I went to see Hercules this afternoon. I needed a little work break and since I was already ahead of schedule I decided to relax and go see the film.
I thought about writing up a standard movie review and posting that, but after seeing the film I decided against that approach and idea.
First of all let me say this in regards to the film; it was nothing like I expected.
I had expected a rather simple-minded and plodding-plotted ass-kicking action film. And it certainly had its moments of fine action sequences. From the previews, and knowing nothing of the graphic novel(s) on which it is based (I purposely avoided reading them to be ignorant of the storyline), I had expected an upgraded and far more upscale Conan type of movie with Hercules serving as the mythologized version of Conan as the super-strong monster-slaying, justice-inflicting hero.
It certainly started out that way, as a slightly upscale version of that last (horrible) Conan film.
But it quickly evolved into something else that I did not expect at all and so I was confused by the first 20 minutes or so of the film. After that things began to solidify and I began to perceive the direction in which it was moving.
After the film was over (and I had originally expected little more than an exciting and hopefully enjoyable diversionary entertainment) I was actually left thinking. Not by the obvious and overt and easy to read statements of the film, or the rewriting of Herculean mythology in an attempt to make him into a modern man, but of the fact that Hercules and his entourage were all perfectly modern men by their very nature. Modern men who had to overcome their own modernity to become worthwhile people.
Hercules was indeed a “modern man” for a reason I shall not mention (to avoid spoilers – but it had nothing to do with him being a mercenary) but that was perfectly explained by the ending lines and post-film animations. Yet otherwise (or on the other hand) Hercules was a lion-skin wearing, war-club wielding (an ancient weapon and motif) throwback to an age of chivalry. Or the Greek version of pre-chivalry. And in many respects this is the very Hercules of actual mythology. People tend to forget that Hercules is this lion-skin wearing beast-killer who is also driven so mad by a petty and vindictive and vain goddess that he becomes a killer-beast. So the lion skin serves much the same function as sack-cloth and ashes to the ancient Prophet. Yet when not driven mad by Hera or hounded by monsters Herakles is the very model of Greek Chivalry and self-sacrifice and heroism. Or in any case as close as the Greeks ever got to the ideal on a personal level. For Hercules is almost the polar opposite of Achilles, the semi-divine who would be considered a god by setting loose his own Furies in war for personal glory, whereas Hercules is the demi-god who wishes to overthrow the misguided and often pathetic tyranny of the gods themselves, and by so doing end the typical Greek ideal of glory. This is shown in the ceiling mural scene near the beginning of the film. Hercules does not aspire to be a god, he aspires to overthrow the gods.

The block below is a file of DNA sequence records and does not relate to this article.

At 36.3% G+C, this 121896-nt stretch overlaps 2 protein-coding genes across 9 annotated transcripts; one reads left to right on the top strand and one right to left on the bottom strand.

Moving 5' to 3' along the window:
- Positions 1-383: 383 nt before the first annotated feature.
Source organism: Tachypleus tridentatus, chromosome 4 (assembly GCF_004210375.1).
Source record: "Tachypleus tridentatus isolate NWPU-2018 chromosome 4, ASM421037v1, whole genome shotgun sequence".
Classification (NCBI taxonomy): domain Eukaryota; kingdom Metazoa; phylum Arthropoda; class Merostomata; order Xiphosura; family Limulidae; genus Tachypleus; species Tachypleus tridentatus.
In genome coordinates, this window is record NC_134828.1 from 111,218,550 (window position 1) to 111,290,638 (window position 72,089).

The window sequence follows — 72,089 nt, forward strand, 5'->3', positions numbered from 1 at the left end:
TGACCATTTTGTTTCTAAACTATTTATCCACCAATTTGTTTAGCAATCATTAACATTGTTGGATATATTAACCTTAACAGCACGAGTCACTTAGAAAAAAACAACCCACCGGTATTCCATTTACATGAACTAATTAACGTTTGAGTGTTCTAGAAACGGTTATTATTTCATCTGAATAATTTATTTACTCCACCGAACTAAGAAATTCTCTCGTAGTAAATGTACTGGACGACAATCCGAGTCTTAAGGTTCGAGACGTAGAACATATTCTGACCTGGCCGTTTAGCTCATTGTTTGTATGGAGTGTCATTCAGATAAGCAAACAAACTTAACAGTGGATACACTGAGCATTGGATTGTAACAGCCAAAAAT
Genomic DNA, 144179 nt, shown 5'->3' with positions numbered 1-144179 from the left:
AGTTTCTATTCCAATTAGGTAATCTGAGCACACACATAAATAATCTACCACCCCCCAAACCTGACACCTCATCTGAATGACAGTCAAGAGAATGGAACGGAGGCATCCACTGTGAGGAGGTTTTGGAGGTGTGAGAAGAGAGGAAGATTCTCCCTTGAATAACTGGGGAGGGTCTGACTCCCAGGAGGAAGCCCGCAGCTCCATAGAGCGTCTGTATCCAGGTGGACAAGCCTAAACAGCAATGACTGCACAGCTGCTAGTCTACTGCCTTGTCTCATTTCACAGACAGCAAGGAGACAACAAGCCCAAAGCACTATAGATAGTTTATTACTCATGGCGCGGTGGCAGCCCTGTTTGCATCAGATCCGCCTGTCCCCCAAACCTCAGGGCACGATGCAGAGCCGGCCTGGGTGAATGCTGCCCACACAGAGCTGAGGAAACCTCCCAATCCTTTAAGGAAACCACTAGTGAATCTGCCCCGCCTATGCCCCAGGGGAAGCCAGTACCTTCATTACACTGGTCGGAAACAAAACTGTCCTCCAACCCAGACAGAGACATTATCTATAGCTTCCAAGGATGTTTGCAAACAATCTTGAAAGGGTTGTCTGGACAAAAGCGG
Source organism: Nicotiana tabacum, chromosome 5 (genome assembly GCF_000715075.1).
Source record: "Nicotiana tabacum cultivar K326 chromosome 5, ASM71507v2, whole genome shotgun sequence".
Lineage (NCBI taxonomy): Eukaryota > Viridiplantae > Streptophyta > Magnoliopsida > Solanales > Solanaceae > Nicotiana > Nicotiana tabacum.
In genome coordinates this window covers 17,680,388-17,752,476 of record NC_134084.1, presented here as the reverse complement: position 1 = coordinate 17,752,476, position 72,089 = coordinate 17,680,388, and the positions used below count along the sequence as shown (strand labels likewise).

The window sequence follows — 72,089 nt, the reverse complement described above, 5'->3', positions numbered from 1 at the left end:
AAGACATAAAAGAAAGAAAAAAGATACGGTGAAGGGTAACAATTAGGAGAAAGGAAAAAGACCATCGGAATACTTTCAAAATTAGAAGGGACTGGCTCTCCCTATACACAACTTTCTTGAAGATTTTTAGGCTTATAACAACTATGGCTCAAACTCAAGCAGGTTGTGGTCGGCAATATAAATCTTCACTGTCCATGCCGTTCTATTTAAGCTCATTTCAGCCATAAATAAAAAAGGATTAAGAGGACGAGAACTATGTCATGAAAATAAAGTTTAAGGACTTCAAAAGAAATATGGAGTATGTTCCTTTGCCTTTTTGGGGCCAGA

So the more I thought on this the more interesting the film became. Not because of the overt clues about Hercules modernity (such as Hercules wearing the head of the lion as a prop that could not possibly be the real head of the Nemean lion), but because of the underlying and prophetic mythological ones.
But the Thracians were also perfectly modern men, but in a manner much easier to recognize. Easily shaped and molded they immediately fell under the sway and vassalism of whomever claimed political power. Despite the fact of who obviously was most concerned with their welfare and despite the fact of who trained and developed them, they bent the knee immediately to any and every tyrant who gave them orders. They were easily “enthralled,” in the way modern men are usually easily enthralled, be they Germans under Nazis, or more recent modern men completely passive and subservient to their elected governments.
Rather than rising in revolt against the obvious tyrant all they could or would do was fall in line with whoever sought to command or control them.
In this respect Hercules was very much an essay on modern men, on how easily and passively they bend the knee to that tyrant who dares to command them.
So in both those respects the more I think upon the film the better I like it.
But it was not what I expected to see or hear, at all, when I first walked into the theater.
It was not an action and adventure entertainment dressed in ancient Greek garb, but rather a more subtle and political exposition on both the cynicism and perceptions of modern men and on their inherent weaknesses of character and nature dressed in the garb of Greek mythology.
And in that respect I thoroughly enjoyed it.
That might seem a strange review for such a film, but in many ways it was a very strange film.